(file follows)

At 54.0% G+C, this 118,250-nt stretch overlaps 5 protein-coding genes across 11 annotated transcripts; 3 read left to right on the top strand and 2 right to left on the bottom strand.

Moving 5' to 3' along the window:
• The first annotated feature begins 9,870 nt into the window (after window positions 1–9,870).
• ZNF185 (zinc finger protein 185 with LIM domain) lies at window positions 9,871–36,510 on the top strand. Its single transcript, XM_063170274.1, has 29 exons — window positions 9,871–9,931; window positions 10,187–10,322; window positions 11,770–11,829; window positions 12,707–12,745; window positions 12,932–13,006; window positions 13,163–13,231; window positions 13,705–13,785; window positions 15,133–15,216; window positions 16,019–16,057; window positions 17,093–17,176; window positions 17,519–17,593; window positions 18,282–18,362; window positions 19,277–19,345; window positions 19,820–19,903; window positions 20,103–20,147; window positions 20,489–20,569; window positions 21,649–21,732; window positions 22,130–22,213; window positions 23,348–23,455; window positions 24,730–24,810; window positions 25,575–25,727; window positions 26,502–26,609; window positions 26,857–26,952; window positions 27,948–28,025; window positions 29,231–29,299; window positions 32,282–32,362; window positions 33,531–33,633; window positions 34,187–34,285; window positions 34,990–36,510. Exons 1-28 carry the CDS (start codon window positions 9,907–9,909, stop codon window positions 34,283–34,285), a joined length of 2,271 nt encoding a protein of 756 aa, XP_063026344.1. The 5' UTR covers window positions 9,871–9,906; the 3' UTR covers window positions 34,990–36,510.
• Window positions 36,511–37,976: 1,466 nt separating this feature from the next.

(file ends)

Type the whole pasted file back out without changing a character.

At 54.0% G+C, this 118,250-nt stretch overlaps 5 protein-coding genes across 11 annotated transcripts; 3 read left to right on the top strand and 2 right to left on the bottom strand.

Moving 5' to 3' along the window:
• The first annotated feature begins 9,870 nt into the window (after window positions 1–9,870).
• ZNF185 (zinc finger protein 185 with LIM domain) lies at window positions 9,871–36,510 on the top strand. Its single transcript, XM_063170274.1, has 29 exons — window positions 9,871–9,931; window positions 10,187–10,322; window positions 11,770–11,829; window positions 12,707–12,745; window positions 12,932–13,006; window positions 13,163–13,231; window positions 13,705–13,785; window positions 15,133–15,216; window positions 16,019–16,057; window positions 17,093–17,176; window positions 17,519–17,593; window positions 18,282–18,362; window positions 19,277–19,345; window positions 19,820–19,903; window positions 20,103–20,147; window positions 20,489–20,569; window positions 21,649–21,732; window positions 22,130–22,213; window positions 23,348–23,455; window positions 24,730–24,810; window positions 25,575–25,727; window positions 26,502–26,609; window positions 26,857–26,952; window positions 27,948–28,025; window positions 29,231–29,299; window positions 32,282–32,362; window positions 33,531–33,633; window positions 34,187–34,285; window positions 34,990–36,510. Exons 1-28 carry the CDS (start codon window positions 9,907–9,909, stop codon window positions 34,283–34,285), a joined length of 2,271 nt encoding a protein of 756 aa, XP_063026344.1. The 5' UTR covers window positions 9,871–9,906; the 3' UTR covers window positions 34,990–36,510.
• Window positions 36,511–37,976: 1,466 nt separating this feature from the next.